On January 12, Newark mayor Ras Baraka appeared before cameras in City Hall for a signing ceremony to establish a new sister city. In front of a banner extending a “special welcome” to the Sovereign State of Shrikailasa, he said he hoped a cultural exchange between Newark and Shrikailasa would help improve “the lives of everybody in both places.”
The only problem is that Shrikailasa isn’t a place at all. It is neither a city nor a country but the name of the “great cosmic borderless” nation for a group known as Kailasa. They follow the Hindu swami Nithyananda, who claims to be the living embodiment of Shiva. Over the past two decades, he has amassed thousands of followers and claims to have “extended campuses” in 150 countries, where adherents practice meditation, yoga, and a form of Hinduism centered around their leader’s miraculous powers — which include his claims that he has delayed the sunrise and can teach cattle to speak Tamil.
As Newark residents have pointed out, none of this is all that hard to find: In November, a former Kailasa member even appeared on Dr. Phil, describing the group as a “cult” that required members to recruit people into thousand-dollar programs. Six days after Baraka signed the symbolic agreement, Newark dissolved the sister-city partnership, describing it as “groundless and void.” The rupture went unnoticed until March, when the blog TAPinto Newark published a story on the embarrassment. Fox News and The Daily Show soon ran segments on the ordeal, and Newark took the hit for falling for the plan.
But New Jersey’s largest city is far from alone. For close to 20 years, Kailasa has been scamming local, state, and national governments into signing sister-city programs and other unofficial proclamations. The past two years have been particularly active, including a letter of support from Canadian prime minister Justin Trudeau for Kailasa’s Hindu Heritage Month celebration, a certificate of special recognition from California Representative Norma Torres, and a “Kailasa’s SPH Nithyananda Day” in Richmond, Virginia. Earlier this month, its representatives spoke at two meetings at a United Nations conference in Geneva — though the gatherings were open to the public and the U.N. said it would ignore their comments. Even after the sister-city program was exposed in the U.S., it continued elsewhere: On March 14, the group signed a cultural agreement with Freetown, the capital and largest city of Sierra Leone. “Kailasa and its representatives have not deceived anyone, nor are we fake,” a spokesperson said in a video as the sister-city story gained attention.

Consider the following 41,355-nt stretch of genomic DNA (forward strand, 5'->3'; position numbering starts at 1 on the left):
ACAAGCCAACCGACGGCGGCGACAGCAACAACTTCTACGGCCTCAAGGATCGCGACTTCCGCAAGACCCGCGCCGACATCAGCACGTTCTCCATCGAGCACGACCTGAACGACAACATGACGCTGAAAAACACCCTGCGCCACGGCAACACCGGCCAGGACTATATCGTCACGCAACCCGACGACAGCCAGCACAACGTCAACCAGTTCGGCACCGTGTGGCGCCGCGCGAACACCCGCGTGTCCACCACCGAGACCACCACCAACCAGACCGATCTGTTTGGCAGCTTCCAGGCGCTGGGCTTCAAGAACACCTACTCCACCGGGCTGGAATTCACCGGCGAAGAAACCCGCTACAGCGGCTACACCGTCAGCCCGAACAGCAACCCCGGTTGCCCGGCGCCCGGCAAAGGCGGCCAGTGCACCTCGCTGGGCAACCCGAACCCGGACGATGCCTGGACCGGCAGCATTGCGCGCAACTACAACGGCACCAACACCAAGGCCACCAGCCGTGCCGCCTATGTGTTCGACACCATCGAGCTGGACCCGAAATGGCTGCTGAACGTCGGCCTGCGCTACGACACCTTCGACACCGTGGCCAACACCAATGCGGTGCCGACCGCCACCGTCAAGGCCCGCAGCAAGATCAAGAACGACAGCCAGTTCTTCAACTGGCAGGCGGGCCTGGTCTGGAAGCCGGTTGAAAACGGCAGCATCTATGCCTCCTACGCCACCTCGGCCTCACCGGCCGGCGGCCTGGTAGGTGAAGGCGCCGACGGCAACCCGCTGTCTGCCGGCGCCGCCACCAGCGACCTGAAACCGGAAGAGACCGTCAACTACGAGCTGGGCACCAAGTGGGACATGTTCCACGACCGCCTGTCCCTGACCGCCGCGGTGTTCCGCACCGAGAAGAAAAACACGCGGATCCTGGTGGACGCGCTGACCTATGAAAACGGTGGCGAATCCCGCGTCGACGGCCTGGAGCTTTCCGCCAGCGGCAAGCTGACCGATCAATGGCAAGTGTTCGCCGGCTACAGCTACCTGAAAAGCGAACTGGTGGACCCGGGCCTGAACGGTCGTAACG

At this point, close to 30 U.S. cities have signed some sort of acknowledgement of Kailasa. The plan, in a basic sense, relies on the fact that most cities and government entities are pretty liberal in handing out proclamations, and Kailasa happily promotes its victories on social media. In 2021, the mayor of Fall River, Massachusetts, signed a proclamation establishing a Kailasa Day on January 3, 2022 — with text of the letter written largely by the group itself. “More often than not, requests are accommodated,” said Elaina Pevide, a spokesperson for the mayor’s office. “We probably do one to two dozen a month.”
Pevide explained that the list of prior signatures — as well as the Trudeau letter — helped make the group seem legitimate. It was only when Kailasa followed up to request a sister-city program that Fall River shut it down. “We should probably not be getting a sister-city request from a place we have no relationship with,” Pevide said, noting that the program is usually reserved for cities that share some sort of cultural tie. “I think the words ‘virtual city’ were a red flag as well,” she added. As Kailasa’s sister-city attempts gained attention this month, Fall River’s mayor said it was “my fault” for not being more vigilant.
The experience of Fall River suggests that the letters are meant to build a more legitimate reputation for Kailasa, which has taken significant blows in recent years thanks to the alleged behavior of its leader. In 2010, a follower living in Michigan said Nithyananda raped her on multiple occasions over a five-year period during which they traveled between the United States and India. More women came forward alleging sexual abuse, and in 2013 a purported nondisclosure agreement leaked barring signees from discussing the “learning and practice of ancient tantric secrets associated with male and female ecstasy.” In 2018, the allegation filed by the Michigan woman resulted in a rape charge in Indian court. The next year, Indian police said he fled the country amid an investigation into an alleged kidnapping at one of his ashrams, where 9 and 10 year olds were reportedly forced to work.
Nithyananda has denied all wrongdoing, saying in 2019 that “no stupid court can prosecute me for revealing the truth.” The same year he fled India, reports suggested Kailasa purchased an island off the coast of Ecuador to better establish a nation, but the group now denies that claim, and his current whereabouts are unknown. Journalists who have covered the story believe he may be holed up in a country friendly to Hindu practices like Nepal.
While on the lam, Nithyananda continues to preach online as his followers build out a network of nonprofits within the U.S. and discuss how to build a central bank. The group appears determined to grow despite the legal threats facing its leader, though the number of actual followers remains unclear. In a Wednesday livestream in which Nithyananda told the audience how to realize their New Year’s resolutions, a little over 2,000 people were watching.